Depressed? Some Fruits and Veggies Might Help!

When I was a kid, and for basically my entire life, having a (huge) slice of watermelon – or two or three, made me happier than eating cake.  Yeah, watermelon made me happy.  But could eating more fruit – and veggies – make you less depressed?  Some new research says that’s not a far-fetched notion.

This review in the American Journal of Clinical Nutrition evaluated the body of studies that investigated the effects of eating fruits and vegetables on various measures of mental health.   The authors wanted to see if an actual causal relationship existed, so they looked at both experimental studies and observational studies.

This review included studies that reported fruits and vegetables together, as well as those that looked only at intakes of vegetables or fruits.  Being this specific really pared down the pool of eligible studies, but they did find ten that met the criteria, and these included over 33,000 people.

Watermelon may not cure depression, but I am ALWAYS happy when I’m eating it!

The authors concluded that increased fruit and vegetable consumption had a “positive effect on psychological well-being”, with vegetables having somewhat more impact than fruits, in studies that looked at the effects independently.  The effect on mental health however, was less clear. 

Basic Brain Chemistry

There may be some chemical reasons for the improved mental outlook from eating more produce.  Fruits and vegetables are loaded with micronutrients like vitamin C and B-complex vitamins, that influence the formation of neurotransmitters, such as serotonin, dopamine, and norepinephrine in the brain.

Neurotransmitters are known to influence our mood and impact mental health.  Indeed, many medications that treat depression are focused on modulating neurotransmitters like serotonin, to optimize their impact on mental health, depression, and psychological well-being.

Chicken vs. Egg

My first response was, “did the fruit and vegetable consumption improve their psychological well-being, or was their consumption of fruits and vegetables higher just because they had a better sense of well-being in the first place.  The latter would be called “reverse causality”. 

The amount of fruits and vegetables needed for “meaningful changes” varied among studies, ranging from 3.7 servings to 7-8 servings.  Counting a typical “serving” as about ½ cup, you’re looking at from 2-4 cups per day to have an effect.  This is well within recommended amounts by pretty much all global health authorities.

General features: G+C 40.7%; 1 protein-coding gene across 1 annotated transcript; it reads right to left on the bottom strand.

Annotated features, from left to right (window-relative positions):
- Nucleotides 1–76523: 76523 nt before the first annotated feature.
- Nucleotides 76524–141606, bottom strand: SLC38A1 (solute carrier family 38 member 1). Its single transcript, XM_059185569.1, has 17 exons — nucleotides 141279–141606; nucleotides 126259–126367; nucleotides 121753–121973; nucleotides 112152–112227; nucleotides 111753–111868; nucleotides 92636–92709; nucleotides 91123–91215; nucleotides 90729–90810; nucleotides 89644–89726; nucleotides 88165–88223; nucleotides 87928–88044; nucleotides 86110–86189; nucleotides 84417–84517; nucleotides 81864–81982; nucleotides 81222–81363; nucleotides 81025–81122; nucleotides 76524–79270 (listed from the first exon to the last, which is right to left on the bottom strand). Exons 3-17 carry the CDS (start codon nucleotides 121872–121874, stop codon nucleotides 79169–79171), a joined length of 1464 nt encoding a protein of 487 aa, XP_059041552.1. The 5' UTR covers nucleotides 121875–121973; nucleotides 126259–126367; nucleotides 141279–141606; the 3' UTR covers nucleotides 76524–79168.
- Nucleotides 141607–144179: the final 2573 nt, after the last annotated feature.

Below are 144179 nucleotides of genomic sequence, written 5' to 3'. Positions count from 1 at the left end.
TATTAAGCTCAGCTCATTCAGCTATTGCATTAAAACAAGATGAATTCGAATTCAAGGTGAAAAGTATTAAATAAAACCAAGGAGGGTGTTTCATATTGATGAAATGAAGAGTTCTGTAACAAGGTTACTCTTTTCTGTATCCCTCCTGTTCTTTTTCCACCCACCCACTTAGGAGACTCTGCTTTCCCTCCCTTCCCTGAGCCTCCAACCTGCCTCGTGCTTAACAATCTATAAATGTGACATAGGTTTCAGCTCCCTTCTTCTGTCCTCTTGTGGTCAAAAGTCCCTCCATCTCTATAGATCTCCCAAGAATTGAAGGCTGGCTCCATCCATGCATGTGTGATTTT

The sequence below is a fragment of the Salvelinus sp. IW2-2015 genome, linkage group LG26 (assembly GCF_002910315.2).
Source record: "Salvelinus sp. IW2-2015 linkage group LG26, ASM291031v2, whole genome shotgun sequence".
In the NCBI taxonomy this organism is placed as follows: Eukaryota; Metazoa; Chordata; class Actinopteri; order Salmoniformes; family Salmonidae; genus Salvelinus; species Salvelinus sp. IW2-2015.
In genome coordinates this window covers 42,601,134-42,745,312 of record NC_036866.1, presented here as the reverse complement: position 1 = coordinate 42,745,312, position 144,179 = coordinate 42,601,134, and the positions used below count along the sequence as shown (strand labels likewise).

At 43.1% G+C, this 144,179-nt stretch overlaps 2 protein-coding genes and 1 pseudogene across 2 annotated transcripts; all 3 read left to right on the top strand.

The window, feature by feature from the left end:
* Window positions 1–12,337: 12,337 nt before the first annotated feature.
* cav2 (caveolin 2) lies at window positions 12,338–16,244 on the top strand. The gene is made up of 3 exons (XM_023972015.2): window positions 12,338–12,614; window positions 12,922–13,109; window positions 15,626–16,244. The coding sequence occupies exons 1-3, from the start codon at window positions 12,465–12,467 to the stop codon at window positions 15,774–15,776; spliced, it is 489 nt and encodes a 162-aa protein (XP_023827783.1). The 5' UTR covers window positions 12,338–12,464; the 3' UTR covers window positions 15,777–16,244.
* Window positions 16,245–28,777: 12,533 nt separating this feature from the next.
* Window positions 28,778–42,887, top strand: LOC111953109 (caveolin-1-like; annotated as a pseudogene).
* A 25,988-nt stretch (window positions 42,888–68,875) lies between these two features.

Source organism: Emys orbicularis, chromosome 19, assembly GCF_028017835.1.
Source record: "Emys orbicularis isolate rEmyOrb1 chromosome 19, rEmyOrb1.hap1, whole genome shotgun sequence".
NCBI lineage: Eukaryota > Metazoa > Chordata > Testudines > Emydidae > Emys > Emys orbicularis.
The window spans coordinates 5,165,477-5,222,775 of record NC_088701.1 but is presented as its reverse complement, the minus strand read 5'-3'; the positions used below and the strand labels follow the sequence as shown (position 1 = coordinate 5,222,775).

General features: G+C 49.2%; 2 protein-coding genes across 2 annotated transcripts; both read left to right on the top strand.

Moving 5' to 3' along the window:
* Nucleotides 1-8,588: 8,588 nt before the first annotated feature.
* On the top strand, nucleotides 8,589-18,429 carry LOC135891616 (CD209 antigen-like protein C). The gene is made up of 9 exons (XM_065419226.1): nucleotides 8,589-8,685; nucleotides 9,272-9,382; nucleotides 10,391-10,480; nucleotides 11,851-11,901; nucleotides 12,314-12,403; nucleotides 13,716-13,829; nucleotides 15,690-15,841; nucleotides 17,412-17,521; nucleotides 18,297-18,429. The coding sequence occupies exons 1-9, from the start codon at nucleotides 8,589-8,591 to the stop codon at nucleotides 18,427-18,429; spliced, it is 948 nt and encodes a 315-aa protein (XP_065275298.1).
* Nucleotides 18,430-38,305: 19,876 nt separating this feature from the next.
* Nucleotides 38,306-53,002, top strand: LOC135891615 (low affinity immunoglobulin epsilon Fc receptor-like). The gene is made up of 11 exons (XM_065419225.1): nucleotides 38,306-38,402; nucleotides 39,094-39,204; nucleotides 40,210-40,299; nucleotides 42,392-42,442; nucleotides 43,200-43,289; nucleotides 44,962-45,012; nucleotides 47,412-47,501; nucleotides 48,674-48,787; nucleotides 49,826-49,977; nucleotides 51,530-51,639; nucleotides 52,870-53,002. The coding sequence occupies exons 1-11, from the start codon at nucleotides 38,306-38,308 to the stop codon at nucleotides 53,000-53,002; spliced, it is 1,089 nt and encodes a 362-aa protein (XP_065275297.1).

A simple “modified-Mediterranean diet”
seemed to modify depression as well

While this review didn’t include clinical research, a 2017 clinical study looked directly at the impact of increasing adherence to a “modified-Mediterranean” diet, which emphasizes fruit and vegetable consumption, as adjunctive treatment in persons diagnosed with moderate to severe depression.  Scores on the Montgomery–Åsberg Depression Rating Scale (MADRS) were used as a measure of the severity of depression.  This study checked some important boxes for quality of design:

  • Randomized controlled trial.
  • Parallel groups.
  • Some received regular nutrition counseling on a modified Mediterranean diet, others received social support on the same schedule.

Result: The dietary intervention group had significantly improved scores.  Even better, 32% of the dietary intervention group achieved remission of their depression, vs 8% in the social support group, and these results were statistically significant. 

The dietary group also at significantly more:

  • Fruits
  • Dairy foods
  • Fish
  • Pulses (beans, peas)
  • Nuts

They also ate fewer servings of less nutritious items, like sweets and, empty-calorie foods.

The study lasted only 12 weeks, so further research that addresses longer term results and with larger groups, is certainly warranted.  Still, given a relatively simple intervention that just encourages people to eat a diet that’s balanced and includes what they need anyway, it’s hard to dismiss the value of results. 

Cut-to the-Chase Take-Away

Aa clinician, I care mostly about people eating as many of each as possible and I’m less fussy about fruits vs. veggies.  None of them are nutritious unless you eat them and all of them are good for us.  Eat the ones you like and eat them daily.  You’ll certainly be happier with your choices!

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